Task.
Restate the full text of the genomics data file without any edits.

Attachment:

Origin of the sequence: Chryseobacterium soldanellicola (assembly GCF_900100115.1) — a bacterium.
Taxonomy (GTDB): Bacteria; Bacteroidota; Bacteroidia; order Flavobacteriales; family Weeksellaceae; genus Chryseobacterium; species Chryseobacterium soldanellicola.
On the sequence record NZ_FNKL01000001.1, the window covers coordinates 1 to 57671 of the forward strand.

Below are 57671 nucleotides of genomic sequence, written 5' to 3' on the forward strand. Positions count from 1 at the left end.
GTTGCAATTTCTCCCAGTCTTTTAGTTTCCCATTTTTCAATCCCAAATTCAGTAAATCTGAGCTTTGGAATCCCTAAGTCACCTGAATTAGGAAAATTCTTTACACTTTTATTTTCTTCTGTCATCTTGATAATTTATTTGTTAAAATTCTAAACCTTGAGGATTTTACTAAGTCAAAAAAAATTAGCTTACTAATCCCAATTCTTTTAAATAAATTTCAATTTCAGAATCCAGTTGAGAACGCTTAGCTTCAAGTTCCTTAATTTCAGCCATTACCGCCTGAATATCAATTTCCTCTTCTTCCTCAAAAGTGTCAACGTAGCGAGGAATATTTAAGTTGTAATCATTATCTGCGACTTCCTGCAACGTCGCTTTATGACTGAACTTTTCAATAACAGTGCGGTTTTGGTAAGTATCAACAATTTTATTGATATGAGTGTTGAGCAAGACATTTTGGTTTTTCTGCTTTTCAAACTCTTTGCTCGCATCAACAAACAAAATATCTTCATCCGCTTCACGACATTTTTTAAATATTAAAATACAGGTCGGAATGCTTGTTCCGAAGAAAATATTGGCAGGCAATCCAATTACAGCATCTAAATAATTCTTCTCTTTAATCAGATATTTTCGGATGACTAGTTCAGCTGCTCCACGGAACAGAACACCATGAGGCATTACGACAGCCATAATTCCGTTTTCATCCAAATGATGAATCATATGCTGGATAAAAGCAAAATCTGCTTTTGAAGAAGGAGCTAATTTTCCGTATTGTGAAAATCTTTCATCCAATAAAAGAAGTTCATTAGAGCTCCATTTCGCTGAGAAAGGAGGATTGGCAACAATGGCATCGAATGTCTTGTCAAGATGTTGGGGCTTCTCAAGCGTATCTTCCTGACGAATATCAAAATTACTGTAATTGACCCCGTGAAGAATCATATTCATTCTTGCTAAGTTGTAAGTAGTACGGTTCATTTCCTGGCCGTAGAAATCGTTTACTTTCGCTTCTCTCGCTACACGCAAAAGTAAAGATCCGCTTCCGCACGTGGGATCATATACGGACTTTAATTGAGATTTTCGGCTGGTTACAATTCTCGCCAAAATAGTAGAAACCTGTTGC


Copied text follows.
Origin of the sequence: Chryseobacterium soldanellicola (assembly GCF_900100115.1) — a bacterium.
Taxonomy (GTDB): Bacteria; Bacteroidota; Bacteroidia; order Flavobacteriales; family Weeksellaceae; genus Chryseobacterium; species Chryseobacterium soldanellicola.
On the sequence record NZ_FNKL01000001.1, the window covers coordinates 1 to 57671 of the forward strand.

Below are 57671 nucleotides of genomic sequence, written 5' to 3' on the forward strand. Positions count from 1 at the left end.
GTTGCAATTTCTCCCAGTCTTTTAGTTTCCCATTTTTCAATCCCAAATTCAGTAAATCTGAGCTTTGGAATCCCTAAGTCACCTGAATTAGGAAAATTCTTTACACTTTTATTTTCTTCTGTCATCTTGATAATTTATTTGTTAAAATTCTAAACCTTGAGGATTTTACTAAGTCAAAAAAAATTAGCTTACTAATCCCAATTCTTTTAAATAAATTTCAATTTCAGAATCCAGTTGAGAACGCTTAGCTTCAAGTTCCTTAATTTCAGCCATTACCGCCTGAATATCAATTTCCTCTTCTTCCTCAAAAGTGTCAACGTAGCGAGGAATATTTAAGTTGTAATCATTATCTGCGACTTCCTGCAACGTCGCTTTATGACTGAACTTTTCAATAACAGTGCGGTTTTGGTAAGTATCAACAATTTTATTGATATGAGTGTTGAGCAAGACATTTTGGTTTTTCTGCTTTTCAAACTCTTTGCTCGCATCAACAAACAAAATATCTTCATCCGCTTCACGACATTTTTTAAATATTAAAATACAGGTCGGAATGCTTGTTCCGAAGAAAATATTGGCAGGCAATCCAATTACAGCATCTAAATAATTCTTCTCTTTAATCAGATATTTTCGGATGACTAGTTCAGCTGCTCCACGGAACAGAACACCATGAGGCATTACGACAGCCATAATTCCGTTTTCATCCAAATGATGAATCATATGCTGGATAAAAGCAAAATCTGCTTTTGAAGAAGGAGCTAATTTTCCGTATTGTGAAAATCTTTCATCCAATAAAAGAAGTTCATTAGAGCTCCATTTCGCTGAGAAAGGAGGATTGGCAACAATGGCATCGAATGTCTTGTCAAGATGTTGGGGCTTCTCAAGCGTATCTTCCTGACGAATATCAAAATTACTGTAATTGACCCCGTGAAGAATCATATTCATTCTTGCTAAGTTGTAAGTAGTACGGTTCATTTCCTGGCCGTAGAAATCGTTTACTTTCGCTTCTCTCGCTACACGCAAAAGTAAAGATCCGCTTCCGCACGTGGGATCATATACGGACTTTAATTGAGATTTTCGGCTGGTTACAATTCTCGCCAAAATAGTAGAAACCTGTTGC